BWW Feature: The Power of Live Theatre: Thoughts Inspired by the STA 2019 CONFERENCE in Prague
The Shakespeare Theatre Association (STA) was founded back in 1991 as the Shakespeare Association of America by Sidney Berger, then Producing Director of the Houston Shakespeare Festival, and Douglas Cook, then Producing Artistic Director of the Utah Shakespeare Festival. The idea was to create a forum for artistic directors, producers and Managing Directors to get together to discuss the challenges and opportunities in the modern age for theatre companies that focus mainly on Shakespeare. As the organization grew to include more international companies, the name was changed in 2011 to its current form. Despite this shift in focus to the world at large, STA's annual conference has always been held in North America with one exception - in Stratford-upon-Avon and London in 2000. Until now, that is.
THERE'S A WORLD ELSEWHERE
This year, Guy Roberts, Artistic Director of the Prague Shakespeare Company and recipient of STA's first Sidney Berger Award in 2014, managed to convince them to cross the pond and come to Europe, specifically to Prague, Czech Republic. The conference's tag line, "There's a world elsewhere" (from Coriolanus) wasn't an admonition to STA for waiting until 2019 to try Europe, but an indication of the focus for this conference. Roberts shifted things more towards the artistic side of theatre, with an unprecedented program of performances that, for the first time in STA history, was open to the general public as well as attendees. There were even three shows during the pre-conference.
Overall, it was an ambitious program of seven live performances and one film:
Now, these people see a lot of theatre throughout the year, so you'd be forgiven for thinking most people would give these performances a miss, preferring instead to sample what is considered the best beer in the world, and exploring a city that is over 1000 years old. But the turnout was actually very good for every event - both conference attendees and the public.
LOCATION, LOCATION, LOCATION
The venues these shows were at were well chosen. The first three, which were part of the pre-conference, were at (respectively) Švandovo divadlo, a theatre first founded in 1871; Divadlo Na zábradlí (Theatre on the Balustrade), Václav Havel's old stomping grounds; and Stavovské divadlo (The Estates Theatre), where Wolfgang Amadeus Mozart premiered Don Giovanni in 1787, now run by the National Theatre. These are three of the kamenné divadla, or "stone theatres" - a term for "legitimate" or "official" theatres that might have more clout than, say, a small underground theatre (think the Gershwin or the Music Box in New York City, or the Palladium or the Royal Drury Lane in London). Attendees got to see an example of Czech puppet theatre (modern puppet theatre, meaning for adults, was a Czech innovation) based on a Czech writer's works, a post-modern interpretation of a Shakespeare classic, and a large-scale adaptation of a Czech novel that gives some insights into the Czech mindset.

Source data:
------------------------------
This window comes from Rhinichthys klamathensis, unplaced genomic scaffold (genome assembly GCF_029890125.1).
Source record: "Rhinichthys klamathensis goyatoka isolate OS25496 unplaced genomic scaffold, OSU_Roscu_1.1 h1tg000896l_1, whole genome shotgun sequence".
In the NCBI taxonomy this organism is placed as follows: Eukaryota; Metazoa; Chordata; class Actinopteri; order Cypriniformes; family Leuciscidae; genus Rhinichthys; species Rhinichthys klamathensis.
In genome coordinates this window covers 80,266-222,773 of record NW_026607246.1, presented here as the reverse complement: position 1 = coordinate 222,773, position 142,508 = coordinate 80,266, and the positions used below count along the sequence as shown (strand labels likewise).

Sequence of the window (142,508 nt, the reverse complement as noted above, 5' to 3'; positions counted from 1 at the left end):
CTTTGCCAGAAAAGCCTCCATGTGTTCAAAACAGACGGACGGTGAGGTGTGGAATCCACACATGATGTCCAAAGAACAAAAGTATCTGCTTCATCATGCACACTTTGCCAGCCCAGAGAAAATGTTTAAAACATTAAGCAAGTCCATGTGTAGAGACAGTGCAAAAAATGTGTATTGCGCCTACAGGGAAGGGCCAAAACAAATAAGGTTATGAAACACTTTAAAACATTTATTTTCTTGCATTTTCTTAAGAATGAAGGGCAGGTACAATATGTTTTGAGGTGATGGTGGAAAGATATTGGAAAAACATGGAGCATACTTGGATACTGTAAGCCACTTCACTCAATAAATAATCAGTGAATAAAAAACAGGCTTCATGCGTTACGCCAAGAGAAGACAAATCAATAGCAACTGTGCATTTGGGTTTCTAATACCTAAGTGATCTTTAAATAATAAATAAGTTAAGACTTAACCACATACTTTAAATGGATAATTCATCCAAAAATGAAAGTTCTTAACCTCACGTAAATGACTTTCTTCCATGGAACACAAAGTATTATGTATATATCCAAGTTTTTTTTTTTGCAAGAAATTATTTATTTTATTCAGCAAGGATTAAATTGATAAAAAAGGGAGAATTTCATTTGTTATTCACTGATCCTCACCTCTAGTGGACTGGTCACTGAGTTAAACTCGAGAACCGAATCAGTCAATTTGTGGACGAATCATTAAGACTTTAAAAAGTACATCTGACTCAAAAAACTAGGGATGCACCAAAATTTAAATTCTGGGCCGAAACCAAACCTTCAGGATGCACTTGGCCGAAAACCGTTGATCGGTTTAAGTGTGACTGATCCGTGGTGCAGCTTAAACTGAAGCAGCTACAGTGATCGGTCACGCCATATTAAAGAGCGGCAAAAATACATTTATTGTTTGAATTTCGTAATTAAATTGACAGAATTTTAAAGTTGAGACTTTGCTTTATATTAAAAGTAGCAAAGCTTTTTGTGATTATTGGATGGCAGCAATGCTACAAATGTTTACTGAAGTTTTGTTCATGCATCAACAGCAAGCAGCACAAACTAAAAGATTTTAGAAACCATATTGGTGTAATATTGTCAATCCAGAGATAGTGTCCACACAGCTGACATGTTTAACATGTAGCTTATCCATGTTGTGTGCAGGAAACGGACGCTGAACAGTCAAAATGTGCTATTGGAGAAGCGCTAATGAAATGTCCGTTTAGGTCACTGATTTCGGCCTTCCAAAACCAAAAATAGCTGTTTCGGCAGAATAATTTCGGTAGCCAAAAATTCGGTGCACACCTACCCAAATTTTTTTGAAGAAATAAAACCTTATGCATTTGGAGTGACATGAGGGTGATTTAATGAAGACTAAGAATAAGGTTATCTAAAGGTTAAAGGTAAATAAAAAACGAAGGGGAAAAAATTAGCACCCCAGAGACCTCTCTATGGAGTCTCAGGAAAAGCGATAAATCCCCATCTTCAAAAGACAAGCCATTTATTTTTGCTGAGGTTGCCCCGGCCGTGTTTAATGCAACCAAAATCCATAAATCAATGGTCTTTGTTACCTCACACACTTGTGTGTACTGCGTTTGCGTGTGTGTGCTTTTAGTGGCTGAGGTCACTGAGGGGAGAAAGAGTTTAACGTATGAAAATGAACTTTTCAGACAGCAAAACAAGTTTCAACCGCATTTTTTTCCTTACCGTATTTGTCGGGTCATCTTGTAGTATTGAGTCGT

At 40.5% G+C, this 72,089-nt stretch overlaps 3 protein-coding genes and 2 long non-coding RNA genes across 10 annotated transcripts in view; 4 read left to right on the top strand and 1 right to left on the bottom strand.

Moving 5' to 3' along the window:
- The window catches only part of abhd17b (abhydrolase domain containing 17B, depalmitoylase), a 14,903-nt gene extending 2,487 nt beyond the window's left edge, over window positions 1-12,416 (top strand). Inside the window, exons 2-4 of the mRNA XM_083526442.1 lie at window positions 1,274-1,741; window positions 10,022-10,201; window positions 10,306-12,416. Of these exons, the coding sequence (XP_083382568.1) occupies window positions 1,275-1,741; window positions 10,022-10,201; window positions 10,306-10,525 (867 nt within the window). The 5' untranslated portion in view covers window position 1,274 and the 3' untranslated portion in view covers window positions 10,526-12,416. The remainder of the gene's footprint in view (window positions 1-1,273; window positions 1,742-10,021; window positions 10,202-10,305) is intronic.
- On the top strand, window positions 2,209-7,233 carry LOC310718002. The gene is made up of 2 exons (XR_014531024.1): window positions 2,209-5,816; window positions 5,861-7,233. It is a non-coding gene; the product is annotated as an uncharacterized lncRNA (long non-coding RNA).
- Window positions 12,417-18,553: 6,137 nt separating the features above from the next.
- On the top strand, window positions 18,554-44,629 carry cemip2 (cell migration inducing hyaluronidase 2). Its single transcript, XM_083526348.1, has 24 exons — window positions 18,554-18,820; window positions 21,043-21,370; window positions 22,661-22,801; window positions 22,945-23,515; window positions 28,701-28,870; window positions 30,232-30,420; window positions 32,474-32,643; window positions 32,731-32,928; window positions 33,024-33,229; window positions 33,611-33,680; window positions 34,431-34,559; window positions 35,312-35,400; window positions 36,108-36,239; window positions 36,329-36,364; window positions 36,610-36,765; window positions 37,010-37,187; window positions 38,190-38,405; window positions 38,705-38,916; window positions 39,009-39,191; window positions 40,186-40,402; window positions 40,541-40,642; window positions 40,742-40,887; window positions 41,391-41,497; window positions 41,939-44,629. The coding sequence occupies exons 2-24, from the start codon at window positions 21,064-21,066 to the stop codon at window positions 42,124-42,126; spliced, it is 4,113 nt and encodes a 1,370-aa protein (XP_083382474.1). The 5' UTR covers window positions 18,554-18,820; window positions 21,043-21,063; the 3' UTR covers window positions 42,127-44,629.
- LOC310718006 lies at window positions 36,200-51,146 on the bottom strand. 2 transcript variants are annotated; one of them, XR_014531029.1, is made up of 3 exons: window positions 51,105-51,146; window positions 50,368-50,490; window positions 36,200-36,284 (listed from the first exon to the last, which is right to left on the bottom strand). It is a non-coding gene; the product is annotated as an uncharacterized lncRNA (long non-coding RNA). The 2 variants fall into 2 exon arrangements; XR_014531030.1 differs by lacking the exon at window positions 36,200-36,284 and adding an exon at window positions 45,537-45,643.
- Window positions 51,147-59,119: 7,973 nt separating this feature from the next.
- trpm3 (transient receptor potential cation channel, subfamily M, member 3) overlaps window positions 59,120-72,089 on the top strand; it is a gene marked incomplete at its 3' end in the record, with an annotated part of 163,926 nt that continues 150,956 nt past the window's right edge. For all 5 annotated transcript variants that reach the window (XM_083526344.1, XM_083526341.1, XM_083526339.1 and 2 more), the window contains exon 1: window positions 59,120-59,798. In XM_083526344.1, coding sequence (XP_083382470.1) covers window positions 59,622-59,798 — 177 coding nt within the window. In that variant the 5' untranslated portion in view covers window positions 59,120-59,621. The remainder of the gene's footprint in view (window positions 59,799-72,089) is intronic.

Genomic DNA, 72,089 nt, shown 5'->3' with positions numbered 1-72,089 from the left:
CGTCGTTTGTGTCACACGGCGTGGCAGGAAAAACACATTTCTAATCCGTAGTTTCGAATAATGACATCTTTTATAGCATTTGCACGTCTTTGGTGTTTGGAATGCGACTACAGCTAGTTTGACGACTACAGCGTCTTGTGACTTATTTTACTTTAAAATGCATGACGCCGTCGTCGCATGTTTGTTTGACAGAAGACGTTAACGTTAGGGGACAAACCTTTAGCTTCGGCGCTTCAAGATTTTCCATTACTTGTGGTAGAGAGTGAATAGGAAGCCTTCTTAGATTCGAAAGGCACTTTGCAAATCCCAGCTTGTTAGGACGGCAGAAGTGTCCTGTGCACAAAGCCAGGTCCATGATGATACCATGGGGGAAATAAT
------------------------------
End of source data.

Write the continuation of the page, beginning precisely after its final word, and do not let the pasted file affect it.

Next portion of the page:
Once the conference started in earnest, the audience went to Divadlo Bez zábradlí (Theatre Without Railings), the first private theatre in the country after 1989, and the place where Václav Havel and friends basically ran the Velvet Revolution from. Then the action shifted to Divadlo Na Prádle (which loosely translates as Theatre on the Laundry Lines), a 1928 theatre that started life as the DaDa Theatre (the first theatre showing this new experimental performance style in the Czech Lands), housed deep in the basement of a multi-use neo-classical building. Here the two one-man shows in English were performed in an underground-type theatre. The program then moved to the Art Nouveau cinema palace Kino Lucerna, from 1907 located in a building built by Václav Havel's grandfather. And finally, for the big finish, back to the Estates.
This was a tour through different levels of the Czech theatre scene, from the 18th century all the way through to the present day. This was a great way to ground STA attendees firmly in the specifics of Prague's history and architecture, which is about as different from what you'd find in North America as could be. Prague is a theatre town - there are literally hundreds of small venues scattered about, sometimes in the most surprising places (like inside apartment buildings, tea rooms, etc.) And while actors in, say, New York, still suffer an unemployment rate of around 90%, professional performers in Prague actually turn away work because they're too busy. Let that sink in for a moment.
GIVE AND TAKE
Guy Roberts has reminded us all of something fundamental with his focus on the artistic side of theatre for the 2019 STA conference. Theatre's strength is in what lies at its core - people telling stories to people. STA embraces companies of all sizes and budgets from around the globe. What could they take away from this program?